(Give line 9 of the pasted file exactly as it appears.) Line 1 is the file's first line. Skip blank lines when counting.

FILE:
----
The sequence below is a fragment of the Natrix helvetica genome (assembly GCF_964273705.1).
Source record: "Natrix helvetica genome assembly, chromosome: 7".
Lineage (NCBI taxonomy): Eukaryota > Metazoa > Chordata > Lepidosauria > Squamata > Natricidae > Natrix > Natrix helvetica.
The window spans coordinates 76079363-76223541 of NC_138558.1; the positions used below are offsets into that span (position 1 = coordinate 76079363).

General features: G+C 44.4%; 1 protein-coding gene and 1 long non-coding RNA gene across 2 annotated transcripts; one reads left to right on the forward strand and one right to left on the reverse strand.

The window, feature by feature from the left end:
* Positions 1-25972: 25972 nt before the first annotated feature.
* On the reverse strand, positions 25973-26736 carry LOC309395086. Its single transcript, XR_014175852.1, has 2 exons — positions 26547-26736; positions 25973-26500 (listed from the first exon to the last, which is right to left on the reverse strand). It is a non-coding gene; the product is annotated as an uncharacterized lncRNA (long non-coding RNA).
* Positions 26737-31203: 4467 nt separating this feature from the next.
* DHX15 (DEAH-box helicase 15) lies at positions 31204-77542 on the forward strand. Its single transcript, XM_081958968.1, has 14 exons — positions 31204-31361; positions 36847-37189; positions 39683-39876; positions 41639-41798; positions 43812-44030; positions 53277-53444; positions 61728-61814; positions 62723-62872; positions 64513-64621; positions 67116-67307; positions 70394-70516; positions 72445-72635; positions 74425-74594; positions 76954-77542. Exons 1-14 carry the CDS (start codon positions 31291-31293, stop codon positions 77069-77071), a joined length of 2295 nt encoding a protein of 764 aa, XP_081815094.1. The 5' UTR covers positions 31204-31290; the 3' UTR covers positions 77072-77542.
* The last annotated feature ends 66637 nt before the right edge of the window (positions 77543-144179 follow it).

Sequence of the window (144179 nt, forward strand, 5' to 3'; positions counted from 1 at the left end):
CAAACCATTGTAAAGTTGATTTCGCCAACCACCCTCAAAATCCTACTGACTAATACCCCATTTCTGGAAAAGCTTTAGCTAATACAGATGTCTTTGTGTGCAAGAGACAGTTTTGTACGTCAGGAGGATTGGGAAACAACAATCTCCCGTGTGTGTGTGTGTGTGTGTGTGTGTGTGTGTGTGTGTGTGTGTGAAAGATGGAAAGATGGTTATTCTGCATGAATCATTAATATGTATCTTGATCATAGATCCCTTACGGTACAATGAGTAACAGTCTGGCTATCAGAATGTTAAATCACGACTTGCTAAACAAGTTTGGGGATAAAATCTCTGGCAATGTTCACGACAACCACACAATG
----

* Positions 26737-31203: 4467 nt separating this feature from the next.